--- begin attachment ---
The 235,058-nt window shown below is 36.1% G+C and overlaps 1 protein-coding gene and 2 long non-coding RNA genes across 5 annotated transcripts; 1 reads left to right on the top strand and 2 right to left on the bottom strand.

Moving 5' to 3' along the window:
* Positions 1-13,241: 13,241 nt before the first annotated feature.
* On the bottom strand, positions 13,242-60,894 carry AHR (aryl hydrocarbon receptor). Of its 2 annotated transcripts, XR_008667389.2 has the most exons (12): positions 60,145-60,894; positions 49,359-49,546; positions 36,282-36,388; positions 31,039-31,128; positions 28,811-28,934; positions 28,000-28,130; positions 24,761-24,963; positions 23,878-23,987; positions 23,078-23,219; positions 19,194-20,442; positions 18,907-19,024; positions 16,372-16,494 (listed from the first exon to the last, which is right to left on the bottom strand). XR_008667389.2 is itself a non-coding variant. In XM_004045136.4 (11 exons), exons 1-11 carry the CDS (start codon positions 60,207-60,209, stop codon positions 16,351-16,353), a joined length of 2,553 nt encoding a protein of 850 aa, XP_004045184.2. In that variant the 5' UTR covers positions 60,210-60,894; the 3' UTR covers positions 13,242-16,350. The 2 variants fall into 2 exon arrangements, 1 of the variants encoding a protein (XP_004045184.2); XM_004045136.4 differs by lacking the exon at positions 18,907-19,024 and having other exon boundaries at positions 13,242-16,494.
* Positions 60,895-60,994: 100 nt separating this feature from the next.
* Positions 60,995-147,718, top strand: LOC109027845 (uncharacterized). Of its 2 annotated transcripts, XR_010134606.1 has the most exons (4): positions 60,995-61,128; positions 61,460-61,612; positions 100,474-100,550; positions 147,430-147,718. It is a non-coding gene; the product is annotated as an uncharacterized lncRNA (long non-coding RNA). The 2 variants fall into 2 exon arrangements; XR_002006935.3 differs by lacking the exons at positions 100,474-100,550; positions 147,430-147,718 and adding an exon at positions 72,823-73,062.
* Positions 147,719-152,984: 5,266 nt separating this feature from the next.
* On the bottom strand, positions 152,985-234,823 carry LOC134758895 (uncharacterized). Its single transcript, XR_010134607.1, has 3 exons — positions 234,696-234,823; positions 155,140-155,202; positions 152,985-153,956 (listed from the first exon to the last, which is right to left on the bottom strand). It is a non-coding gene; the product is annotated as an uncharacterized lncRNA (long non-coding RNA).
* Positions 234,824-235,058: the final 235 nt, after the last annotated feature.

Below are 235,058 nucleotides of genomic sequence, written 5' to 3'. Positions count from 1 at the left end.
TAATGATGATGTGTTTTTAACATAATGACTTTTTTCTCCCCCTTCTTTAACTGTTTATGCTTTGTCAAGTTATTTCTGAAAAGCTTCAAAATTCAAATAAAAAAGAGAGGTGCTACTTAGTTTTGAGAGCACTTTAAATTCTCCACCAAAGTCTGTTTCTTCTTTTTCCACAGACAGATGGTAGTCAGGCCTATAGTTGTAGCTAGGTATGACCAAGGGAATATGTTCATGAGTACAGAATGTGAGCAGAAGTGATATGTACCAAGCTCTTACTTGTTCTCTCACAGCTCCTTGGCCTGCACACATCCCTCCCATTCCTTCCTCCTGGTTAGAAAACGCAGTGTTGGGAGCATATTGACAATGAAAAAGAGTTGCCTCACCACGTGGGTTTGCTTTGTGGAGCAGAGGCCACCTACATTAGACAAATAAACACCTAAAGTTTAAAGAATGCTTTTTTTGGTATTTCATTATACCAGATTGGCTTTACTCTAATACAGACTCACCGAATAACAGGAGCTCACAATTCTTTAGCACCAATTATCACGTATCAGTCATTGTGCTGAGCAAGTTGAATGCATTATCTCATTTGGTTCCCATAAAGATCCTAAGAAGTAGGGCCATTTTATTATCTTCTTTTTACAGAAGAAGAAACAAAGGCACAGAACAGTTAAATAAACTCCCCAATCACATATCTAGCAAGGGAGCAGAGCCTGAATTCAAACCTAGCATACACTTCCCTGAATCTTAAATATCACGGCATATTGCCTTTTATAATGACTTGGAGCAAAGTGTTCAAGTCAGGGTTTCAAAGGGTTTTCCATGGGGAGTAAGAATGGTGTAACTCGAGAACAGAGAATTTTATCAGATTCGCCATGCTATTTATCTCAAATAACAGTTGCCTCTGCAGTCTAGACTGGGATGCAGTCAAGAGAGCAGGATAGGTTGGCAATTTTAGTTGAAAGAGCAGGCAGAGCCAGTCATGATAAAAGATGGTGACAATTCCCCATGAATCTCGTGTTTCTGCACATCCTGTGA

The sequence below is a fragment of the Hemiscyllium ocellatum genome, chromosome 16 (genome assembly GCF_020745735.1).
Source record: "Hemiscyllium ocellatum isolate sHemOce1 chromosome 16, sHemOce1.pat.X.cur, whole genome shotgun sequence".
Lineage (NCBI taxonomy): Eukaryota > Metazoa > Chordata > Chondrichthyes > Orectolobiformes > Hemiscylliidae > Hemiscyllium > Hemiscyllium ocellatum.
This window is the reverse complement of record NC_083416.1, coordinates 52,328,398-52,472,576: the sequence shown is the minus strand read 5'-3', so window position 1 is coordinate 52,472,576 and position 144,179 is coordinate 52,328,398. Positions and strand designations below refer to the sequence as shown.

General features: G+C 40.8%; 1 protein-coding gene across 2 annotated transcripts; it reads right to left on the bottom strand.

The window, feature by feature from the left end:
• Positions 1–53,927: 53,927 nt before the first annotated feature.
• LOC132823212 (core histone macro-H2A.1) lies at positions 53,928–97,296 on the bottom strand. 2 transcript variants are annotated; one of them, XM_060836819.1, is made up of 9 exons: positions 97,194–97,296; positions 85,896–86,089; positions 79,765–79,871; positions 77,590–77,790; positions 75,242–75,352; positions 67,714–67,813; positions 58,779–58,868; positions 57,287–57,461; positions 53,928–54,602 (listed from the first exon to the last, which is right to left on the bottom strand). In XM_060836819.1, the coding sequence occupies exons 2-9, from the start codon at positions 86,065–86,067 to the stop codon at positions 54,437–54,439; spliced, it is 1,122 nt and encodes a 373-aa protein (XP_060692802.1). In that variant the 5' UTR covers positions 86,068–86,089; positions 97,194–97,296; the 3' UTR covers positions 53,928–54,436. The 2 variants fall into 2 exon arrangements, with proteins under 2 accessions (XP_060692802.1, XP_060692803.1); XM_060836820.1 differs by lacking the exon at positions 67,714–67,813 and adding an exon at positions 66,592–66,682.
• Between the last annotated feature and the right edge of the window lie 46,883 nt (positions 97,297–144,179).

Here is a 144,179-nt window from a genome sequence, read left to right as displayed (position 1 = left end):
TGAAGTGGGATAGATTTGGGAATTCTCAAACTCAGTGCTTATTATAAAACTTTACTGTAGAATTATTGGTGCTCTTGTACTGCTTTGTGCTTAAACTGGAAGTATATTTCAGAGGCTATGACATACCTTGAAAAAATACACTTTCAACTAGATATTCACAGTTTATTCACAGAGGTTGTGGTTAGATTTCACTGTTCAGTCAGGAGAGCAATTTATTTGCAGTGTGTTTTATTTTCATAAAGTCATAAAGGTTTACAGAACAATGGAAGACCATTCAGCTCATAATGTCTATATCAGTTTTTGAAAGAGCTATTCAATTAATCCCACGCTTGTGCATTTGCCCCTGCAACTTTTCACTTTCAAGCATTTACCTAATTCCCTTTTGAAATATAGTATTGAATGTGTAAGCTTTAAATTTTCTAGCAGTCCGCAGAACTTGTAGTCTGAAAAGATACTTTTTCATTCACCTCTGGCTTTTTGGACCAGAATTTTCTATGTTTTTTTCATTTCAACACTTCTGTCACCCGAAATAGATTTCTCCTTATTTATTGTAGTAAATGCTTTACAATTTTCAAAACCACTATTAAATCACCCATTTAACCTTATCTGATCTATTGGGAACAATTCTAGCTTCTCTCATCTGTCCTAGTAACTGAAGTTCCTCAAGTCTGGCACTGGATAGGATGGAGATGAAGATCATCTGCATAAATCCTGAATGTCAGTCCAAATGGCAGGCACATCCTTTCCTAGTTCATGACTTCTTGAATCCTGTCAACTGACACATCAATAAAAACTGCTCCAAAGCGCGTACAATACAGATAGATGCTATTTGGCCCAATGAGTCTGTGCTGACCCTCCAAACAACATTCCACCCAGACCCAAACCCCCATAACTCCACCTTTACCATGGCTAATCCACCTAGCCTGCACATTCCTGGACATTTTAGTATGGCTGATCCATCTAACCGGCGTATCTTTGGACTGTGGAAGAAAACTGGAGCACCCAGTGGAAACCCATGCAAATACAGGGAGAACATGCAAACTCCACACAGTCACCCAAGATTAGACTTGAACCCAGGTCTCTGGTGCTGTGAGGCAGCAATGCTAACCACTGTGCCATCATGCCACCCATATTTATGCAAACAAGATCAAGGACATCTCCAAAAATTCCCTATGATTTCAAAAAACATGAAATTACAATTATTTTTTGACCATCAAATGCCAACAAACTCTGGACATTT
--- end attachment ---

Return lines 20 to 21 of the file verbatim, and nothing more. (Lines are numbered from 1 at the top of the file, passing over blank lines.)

• Between the last annotated feature and the right edge of the window lie 46,883 nt (positions 97,297–144,179).

Here is a 144,179-nt window from a genome sequence, read left to right as displayed (position 1 = left end):